So far we have focused on the different types of broadleaf weeds common in Colorado lawns and landscapes.  Now we would like to familiarize you with what we call “grassy weeds”.  What is a grassy weed?  Simply put it is any kind of grass foreign to your lawn or as we like to call them the “undesirables”, and there are many. 

Most people are familiar with the name of the most infamous type of grassy weed, crabgrass.  However, many people confuse crabgrass with quackgrass, hard fescue or any other grass that has taken up residence in their lawn.  We want to take some time in this post to allow you to see the difference and talk about controlling these types of nuisance grasses. 

This picture is of quackgrass, also a perennial, so it will come back yearly. The only chemical control for this type of grass is a non-selective herbicide like Roundup. Usually two days after mowing, the weed will be two to three inches taller than the turf. During this stage using a nitrile exam glove under a cotton glove dipped in Roundup and carefully rubbing the taller blades of the quackgrass will give you control.
The picture above shows a clump of hard or tall fescue in a bluegrass lawn. Like bluegrass, fescue is a perennial and will often green up earlier in the spring than your bluegrass. Control methods are very limited for this type of grass. Either dig up the infected clumps or treat it with Roundup before reseeding or sodding.
Another photo of hard or tall fescue which grows in clumps.
The is a picture of maturing crabgrass infestation along the sidewalk in bluegrass turf later in June. This is very typical of crabgrass to sprout along the edges as well as thin areas. Notice the wider tipped grass that is lime green in color!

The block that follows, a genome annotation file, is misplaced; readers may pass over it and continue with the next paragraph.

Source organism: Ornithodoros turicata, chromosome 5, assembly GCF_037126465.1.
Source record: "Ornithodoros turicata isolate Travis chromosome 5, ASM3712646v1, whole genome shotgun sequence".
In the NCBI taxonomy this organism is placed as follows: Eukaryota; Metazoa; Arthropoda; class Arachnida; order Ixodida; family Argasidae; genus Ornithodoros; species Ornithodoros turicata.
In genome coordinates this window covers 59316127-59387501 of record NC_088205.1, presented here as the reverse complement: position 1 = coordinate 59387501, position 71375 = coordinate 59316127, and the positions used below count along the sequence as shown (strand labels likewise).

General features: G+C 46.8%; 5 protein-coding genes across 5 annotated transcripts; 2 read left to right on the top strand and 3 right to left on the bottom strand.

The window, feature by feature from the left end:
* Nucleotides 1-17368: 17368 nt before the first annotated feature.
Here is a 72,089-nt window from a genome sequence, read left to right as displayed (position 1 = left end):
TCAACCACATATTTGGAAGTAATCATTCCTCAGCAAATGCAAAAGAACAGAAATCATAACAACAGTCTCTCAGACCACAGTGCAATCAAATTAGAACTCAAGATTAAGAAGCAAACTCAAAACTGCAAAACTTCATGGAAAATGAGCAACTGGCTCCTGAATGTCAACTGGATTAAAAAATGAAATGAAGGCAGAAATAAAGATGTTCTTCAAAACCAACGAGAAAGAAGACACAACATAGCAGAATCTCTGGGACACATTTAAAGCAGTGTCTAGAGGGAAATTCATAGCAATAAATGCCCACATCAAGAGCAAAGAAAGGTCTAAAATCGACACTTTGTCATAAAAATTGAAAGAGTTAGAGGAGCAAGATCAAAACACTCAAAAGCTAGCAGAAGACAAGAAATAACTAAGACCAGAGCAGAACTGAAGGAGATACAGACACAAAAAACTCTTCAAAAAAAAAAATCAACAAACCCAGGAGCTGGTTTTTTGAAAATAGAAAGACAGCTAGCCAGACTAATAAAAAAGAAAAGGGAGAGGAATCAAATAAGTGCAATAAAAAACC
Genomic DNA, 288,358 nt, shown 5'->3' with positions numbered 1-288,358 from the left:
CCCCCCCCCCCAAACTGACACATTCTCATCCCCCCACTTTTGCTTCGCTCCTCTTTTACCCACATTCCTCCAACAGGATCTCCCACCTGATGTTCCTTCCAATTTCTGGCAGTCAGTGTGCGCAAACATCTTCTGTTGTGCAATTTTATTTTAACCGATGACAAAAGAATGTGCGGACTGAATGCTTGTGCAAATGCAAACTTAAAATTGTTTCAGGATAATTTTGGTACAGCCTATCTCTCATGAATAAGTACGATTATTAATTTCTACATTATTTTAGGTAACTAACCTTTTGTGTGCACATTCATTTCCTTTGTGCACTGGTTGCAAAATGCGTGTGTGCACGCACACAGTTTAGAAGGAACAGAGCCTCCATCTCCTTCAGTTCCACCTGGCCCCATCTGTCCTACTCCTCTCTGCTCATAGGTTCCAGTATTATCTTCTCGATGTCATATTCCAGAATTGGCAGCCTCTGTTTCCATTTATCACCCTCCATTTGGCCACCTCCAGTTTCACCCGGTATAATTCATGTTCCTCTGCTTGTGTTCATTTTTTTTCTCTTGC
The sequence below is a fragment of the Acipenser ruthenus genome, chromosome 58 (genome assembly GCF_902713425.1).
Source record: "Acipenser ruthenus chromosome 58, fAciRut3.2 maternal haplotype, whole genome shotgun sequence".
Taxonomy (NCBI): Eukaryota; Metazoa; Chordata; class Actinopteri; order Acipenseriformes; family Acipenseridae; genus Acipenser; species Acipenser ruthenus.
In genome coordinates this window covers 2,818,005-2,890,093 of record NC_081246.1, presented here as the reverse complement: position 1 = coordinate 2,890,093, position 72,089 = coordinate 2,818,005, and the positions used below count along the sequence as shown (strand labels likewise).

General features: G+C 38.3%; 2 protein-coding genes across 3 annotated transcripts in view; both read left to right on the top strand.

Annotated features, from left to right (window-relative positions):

The biggest difference between crabgrass and the other two types of grassy weeds is that crabgrass is not a perennial but an annual.  In other words it germinates, sets seed, then dies, usually after the first hard frost in the fall.  A single crabgrass plant has the ability to produce 150,000 seeds, and they can remain viable in the soil for up to 3 years. It normally doesn’t germinate until very late May or early June.  So keep that in mind in April when you think that clump of something in your yard is crabgrass, it is more than likely another weedy type of grass.

Another undesirable grass is Yellow Nutsedge. This grass grows far more rapidly than Bluegrass for example. It is easily identifiable because of it’s rapid growth and yellower appearance and triangular stem structure. If you roll a blade of grass back and forth between your fingers, you will feel the triangular shape of the stem. This grass can be controlled by a specialty herbicide which will deny the leaves photosynthesis and bleach the blades. We offer this service to our lawn fertilization package customers.

The above picture was taken in a newly sodded lawn. The Yellow Nutsedge is growing more rapidly than the Bluegrass/Fescue blend and has been treated with a specialty herbicide and starting to bleach white.

Windmill grass is another undesirable grass type which is easily spread. The grass blades are course in feel and have a bluish, pale green to tan color. It is a clump grass and a perennial here in Colorado. The seeds are very distinctive as you can see in the picture below the resemble a windmill and are easily spread by the wind. This undesirable grass type is controlled by a specialty herbicide and will take more than one application.

This is a dormant clump of windmill grass.

Cheatgrass or Downy Brome grass is a winter annual that can be seen now. Because of the colder temps some of the leaves have a purple coloration. The leaves are soft and have a “downy” feel to them. Once Cheatgrass is mature the droopy seeds help with identification. This grass dies off early and spreads quickly by seed so not allowing it seed out is important for control.

Next is a helpful video showing how to identify mature Cheatgrass.

EcoTurf of Northern Colorado

1101 Automation Drive #664
Windsor, CO 80550

Servicing Northern Colorado including Fort Collins, Loveland, Greeley, Windsor, Eaton, Evans, Johnstown, Severance, Timnath.